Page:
See also: Recording veterans' voices.
Oliva, whose last post was deputy commander of the District of Columbia National Guard, is hoping for a better season after the team's dismal 2010 showing. "They have only one place to go — up," he told the AARP Bulletin recently, laughing. In baseball, as in life, hope springs eternal, and nobody knows that better than Oliva. Fifty years ago, he was second in command at the Bay of Pigs invasion of Cuba, on April 17, 1961. He plans to mark the half-century anniversary of that historic action in a church near his home in suburban Baltimore, quietly praying for his compatriots who lost their lives in the failed attempt to overthrow Fidel Castro.
Oliva still harbors the same commitment to a free Cuba he carried into battle that day with the 1,400 other Cuban exile fighters who made up Brigade 2506. He was 28 at the time and certain from the moment the first shot was fired in the CIA-backed operation that Castro's two-year-old dictatorship would fall within days. It didn't happen, of course, due in part to the fact that promised American air support never came.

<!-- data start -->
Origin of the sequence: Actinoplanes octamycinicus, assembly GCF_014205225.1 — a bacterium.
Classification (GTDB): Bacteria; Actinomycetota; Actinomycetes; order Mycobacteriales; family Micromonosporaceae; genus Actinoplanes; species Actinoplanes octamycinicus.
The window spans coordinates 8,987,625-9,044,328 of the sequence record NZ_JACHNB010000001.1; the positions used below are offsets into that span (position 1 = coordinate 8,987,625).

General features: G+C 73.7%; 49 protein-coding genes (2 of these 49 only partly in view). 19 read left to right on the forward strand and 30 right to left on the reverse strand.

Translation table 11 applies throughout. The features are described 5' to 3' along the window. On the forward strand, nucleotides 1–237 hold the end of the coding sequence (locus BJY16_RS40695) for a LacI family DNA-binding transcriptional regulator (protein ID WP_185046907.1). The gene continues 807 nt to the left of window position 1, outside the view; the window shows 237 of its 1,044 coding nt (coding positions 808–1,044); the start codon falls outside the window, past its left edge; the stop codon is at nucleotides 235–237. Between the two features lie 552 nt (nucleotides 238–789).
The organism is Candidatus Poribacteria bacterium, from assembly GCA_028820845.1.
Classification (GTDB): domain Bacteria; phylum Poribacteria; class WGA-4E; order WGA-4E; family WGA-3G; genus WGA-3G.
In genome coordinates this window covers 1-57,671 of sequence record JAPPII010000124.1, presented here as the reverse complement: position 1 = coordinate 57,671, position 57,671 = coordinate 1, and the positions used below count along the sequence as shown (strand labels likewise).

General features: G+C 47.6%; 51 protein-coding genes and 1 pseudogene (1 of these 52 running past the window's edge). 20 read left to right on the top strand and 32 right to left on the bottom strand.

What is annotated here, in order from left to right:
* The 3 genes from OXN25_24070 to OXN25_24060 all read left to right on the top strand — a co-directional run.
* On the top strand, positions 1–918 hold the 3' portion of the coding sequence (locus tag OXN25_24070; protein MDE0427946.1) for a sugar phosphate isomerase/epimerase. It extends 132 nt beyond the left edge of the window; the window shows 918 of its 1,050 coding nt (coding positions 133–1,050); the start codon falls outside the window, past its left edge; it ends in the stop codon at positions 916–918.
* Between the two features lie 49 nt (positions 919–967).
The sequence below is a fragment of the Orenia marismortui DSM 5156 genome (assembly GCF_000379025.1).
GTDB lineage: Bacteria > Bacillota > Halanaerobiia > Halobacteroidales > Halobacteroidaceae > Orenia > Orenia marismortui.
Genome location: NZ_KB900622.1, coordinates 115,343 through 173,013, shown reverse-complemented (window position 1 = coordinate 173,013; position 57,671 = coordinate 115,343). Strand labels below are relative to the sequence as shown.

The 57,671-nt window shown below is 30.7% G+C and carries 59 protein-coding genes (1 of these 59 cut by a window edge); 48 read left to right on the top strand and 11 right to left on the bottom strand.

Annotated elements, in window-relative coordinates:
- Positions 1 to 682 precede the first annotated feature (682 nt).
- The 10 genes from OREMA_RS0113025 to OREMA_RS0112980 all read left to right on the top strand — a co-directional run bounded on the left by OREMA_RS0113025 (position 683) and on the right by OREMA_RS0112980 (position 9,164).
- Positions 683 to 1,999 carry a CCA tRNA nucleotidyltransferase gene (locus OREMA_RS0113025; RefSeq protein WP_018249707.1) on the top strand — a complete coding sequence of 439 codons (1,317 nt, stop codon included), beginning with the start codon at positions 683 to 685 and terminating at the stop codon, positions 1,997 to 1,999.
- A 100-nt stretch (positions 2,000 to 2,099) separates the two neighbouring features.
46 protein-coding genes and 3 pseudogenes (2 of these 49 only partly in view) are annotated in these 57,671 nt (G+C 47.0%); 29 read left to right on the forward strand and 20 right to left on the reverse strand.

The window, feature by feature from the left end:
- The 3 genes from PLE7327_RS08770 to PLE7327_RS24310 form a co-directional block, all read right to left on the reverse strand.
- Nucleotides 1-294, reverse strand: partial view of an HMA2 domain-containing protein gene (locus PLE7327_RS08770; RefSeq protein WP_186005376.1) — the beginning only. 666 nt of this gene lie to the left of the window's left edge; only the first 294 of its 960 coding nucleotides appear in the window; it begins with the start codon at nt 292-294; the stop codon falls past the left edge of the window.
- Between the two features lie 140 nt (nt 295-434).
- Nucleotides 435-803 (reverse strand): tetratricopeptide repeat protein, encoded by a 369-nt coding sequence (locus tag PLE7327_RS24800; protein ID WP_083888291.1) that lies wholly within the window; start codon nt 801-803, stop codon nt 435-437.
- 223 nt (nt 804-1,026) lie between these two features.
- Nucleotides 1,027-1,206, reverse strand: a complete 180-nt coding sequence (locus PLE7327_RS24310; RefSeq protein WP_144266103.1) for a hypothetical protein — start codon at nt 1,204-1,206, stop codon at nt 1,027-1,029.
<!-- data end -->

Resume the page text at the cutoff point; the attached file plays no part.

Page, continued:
The brigade lost 114 men during 72 hours of combat with Castro's much larger Soviet-trained army. Oliva and the rest of his remaining men were captured when their ammunition ran out. They spent the next 20 months in a Cuban prison before the administration of President John F. Kennedy negotiated their release for $53 million in private contributions of food and medicine to Castro's government. The Cuban dictator also demanded $1.5 million in cash — the price he set for the heads of Oliva, brigade commander Jose "Pepe" San Ramon, and the brigade's political leader, Manuel Artime.
Oliva, the highest-ranking brigade member still alive, maintains to this day that he did not feel betrayed by Kennedy's refusal to authorize U.S. air strikes. "At the end of the day, I was a Cuban national fighting for the freedom of my motherland, not a 'mercenary' [of the United States], as the communists continually portrayed us," he said in a phone and email interview.
In fact, after they were freed on Christmas Eve 1962 and flown to Miami, Oliva and his fellow commanders began working almost immediately with then-Attorney General Robert Kennedy on other covert plans, including one already established as "Operation Mongoose," aimed at overthrowing Castro. As a symbol of their commitment — and to bury any doubts within the Cuban American community about their feelings toward President Kennedy — they presented him with the flag of Brigade 2506 during a ceremony honoring the exile fighters on Dec. 29 at the Orange Bowl stadium.